Bulletstorm Review by Henry McMunn


Two years ago, had you heard of ‘People Can Fly’? Me neither. However, it seems that a small Polish developer recently made the best deal of their collective lives by joining up with the behemoth that is Epic Games, instantly pushing them to the front of the AAA-games industry, and giving them the money and the means to make Bulletstorm, a ‘purified’ first-person shooter which aims only to glorify in bloody death, left, right and centre.

You might ask, isn’t that what we already have dominating the market? Yes, in a way, but the focus of Bulletstorm is to so heavily over-cook the ultra-violence that it becomes not only laugh-out-loud funny in a satirical (albeit low-brow) poke at the genre, but also incredibly enjoyable.

The story is thin and only really present in cut-scenes, but for once this only heightens the experience, purposefully cutting back on plot and giving the player more time to get back to blasting enemies – which the game absolutely masters.

This might not seem the case when only armed with the assault rifle, the ‘Leash’ allowing you to drag enemies near you, and your right foot, where shooting seems a fairly tedious affair, but combining these mechanics with the game’s variety of short-to-long range and explosive weaponry can lead to some serious creativity and satisfaction.

People Can Fly try to encourage the player to use his or her imagination with an arcade-like points system for each kill – the more inventive the better. Each time you repeat the same kind of kill it devalues, meaning to get a steady income of points (which are used as the game’s currency) you will have to experiment with all weapons and environmental effects, and performing every unique kill is no easy task. In simplifying an over-used genre down to focusing only on how you dispatch your enemies, Bulletstorm is quirky, fun from start to finish, and surprisingly original.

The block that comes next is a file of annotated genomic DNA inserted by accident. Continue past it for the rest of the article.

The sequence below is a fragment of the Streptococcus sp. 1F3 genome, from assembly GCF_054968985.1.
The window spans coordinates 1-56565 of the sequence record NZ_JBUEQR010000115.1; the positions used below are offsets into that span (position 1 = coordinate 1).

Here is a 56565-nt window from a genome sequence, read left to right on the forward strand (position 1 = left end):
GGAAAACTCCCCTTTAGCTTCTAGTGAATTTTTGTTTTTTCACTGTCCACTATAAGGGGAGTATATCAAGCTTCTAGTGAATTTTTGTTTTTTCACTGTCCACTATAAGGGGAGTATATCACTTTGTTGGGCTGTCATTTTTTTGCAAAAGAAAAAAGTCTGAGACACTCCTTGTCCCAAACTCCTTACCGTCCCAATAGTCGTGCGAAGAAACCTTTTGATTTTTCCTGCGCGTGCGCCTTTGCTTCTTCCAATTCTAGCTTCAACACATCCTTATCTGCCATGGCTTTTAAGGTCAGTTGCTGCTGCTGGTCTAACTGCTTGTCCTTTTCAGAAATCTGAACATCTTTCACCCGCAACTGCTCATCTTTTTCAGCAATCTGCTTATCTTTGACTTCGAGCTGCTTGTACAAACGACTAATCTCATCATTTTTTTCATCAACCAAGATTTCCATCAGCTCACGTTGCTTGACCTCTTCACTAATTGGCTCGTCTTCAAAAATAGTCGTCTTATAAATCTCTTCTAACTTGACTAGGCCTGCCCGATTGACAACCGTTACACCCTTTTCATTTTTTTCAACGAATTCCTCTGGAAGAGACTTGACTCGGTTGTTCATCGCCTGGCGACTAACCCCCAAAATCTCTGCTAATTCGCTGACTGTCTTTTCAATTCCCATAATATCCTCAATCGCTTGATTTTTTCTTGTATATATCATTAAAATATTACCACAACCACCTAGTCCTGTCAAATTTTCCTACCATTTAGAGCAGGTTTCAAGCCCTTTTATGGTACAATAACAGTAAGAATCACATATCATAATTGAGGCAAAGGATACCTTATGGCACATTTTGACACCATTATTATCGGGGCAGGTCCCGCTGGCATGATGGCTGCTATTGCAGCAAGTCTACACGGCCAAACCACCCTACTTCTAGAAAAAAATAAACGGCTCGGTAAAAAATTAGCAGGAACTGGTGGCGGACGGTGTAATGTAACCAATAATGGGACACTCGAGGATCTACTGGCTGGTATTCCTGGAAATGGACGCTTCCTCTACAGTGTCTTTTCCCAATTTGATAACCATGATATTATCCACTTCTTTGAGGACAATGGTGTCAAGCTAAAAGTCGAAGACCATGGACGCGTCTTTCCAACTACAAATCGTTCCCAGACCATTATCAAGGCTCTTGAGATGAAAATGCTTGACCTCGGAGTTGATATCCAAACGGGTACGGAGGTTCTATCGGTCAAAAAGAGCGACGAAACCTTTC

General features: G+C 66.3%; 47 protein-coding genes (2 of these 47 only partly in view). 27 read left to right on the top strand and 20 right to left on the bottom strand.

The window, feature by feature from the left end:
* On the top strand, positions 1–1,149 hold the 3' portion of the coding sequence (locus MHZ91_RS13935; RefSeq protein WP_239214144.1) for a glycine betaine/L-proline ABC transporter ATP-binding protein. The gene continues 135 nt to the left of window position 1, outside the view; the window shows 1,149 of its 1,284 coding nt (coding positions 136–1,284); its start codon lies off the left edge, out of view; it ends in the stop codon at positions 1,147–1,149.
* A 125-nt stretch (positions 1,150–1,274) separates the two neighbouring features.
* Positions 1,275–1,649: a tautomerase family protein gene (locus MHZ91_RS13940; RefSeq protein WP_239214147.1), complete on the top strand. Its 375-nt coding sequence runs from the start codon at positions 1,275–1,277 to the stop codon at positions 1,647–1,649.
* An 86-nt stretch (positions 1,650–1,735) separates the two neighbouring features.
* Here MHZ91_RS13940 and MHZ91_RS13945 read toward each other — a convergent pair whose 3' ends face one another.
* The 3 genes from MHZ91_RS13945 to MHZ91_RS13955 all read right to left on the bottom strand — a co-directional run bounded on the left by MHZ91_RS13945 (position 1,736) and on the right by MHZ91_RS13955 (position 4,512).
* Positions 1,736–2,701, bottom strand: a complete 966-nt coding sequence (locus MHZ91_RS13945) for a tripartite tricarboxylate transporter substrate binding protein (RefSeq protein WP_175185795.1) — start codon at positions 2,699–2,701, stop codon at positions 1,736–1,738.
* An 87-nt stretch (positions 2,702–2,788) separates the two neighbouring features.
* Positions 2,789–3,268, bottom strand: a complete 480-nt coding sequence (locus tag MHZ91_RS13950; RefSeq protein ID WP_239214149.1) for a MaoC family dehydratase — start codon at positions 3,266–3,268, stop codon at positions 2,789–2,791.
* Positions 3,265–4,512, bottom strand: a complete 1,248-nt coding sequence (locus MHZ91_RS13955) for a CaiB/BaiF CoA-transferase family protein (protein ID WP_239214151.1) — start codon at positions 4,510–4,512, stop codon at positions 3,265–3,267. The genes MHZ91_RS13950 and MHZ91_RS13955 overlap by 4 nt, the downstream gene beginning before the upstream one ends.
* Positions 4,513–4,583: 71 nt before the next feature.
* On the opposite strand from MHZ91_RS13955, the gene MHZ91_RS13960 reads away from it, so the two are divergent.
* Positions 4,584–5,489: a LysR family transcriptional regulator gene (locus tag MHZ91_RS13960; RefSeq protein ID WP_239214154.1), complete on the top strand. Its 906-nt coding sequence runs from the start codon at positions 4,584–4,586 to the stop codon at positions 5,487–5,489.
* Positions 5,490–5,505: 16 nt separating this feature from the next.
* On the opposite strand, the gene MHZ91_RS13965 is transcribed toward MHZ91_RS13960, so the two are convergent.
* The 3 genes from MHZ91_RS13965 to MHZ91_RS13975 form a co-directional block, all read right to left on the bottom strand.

The main problem with Bulletstorm is its lack of staying power after completion.

The campaign is a quick, yet unfortunately standard five to six hour affair, and after that lies two options. The ‘Echo’ modes are short section taken from the campaign in which the player must score as many points as possible, in a similar fashion to a time trial. Online Anarchy modes pits teams against each other scoring points by killing AI enemies, and while it’s fun in that familiar ‘wave mode’ sense, it doesn’t take long to get dry.

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Bulletstorm is a fantastic shooter, but its role is really a one-off weekend rental, rather than a £40 buy. It’s a funny, refreshing new take on something seen hundreds of times before, and an example of what we need much more of.

Published by: Electronic Arts
Developed by: People Can Fly / Epic Games
Number of Players: 1-8
Rating: M for Mature: Blood and Gore, Intense Violence, Strong
Available On: PC, Xbox 360, PlayStation 3, PC

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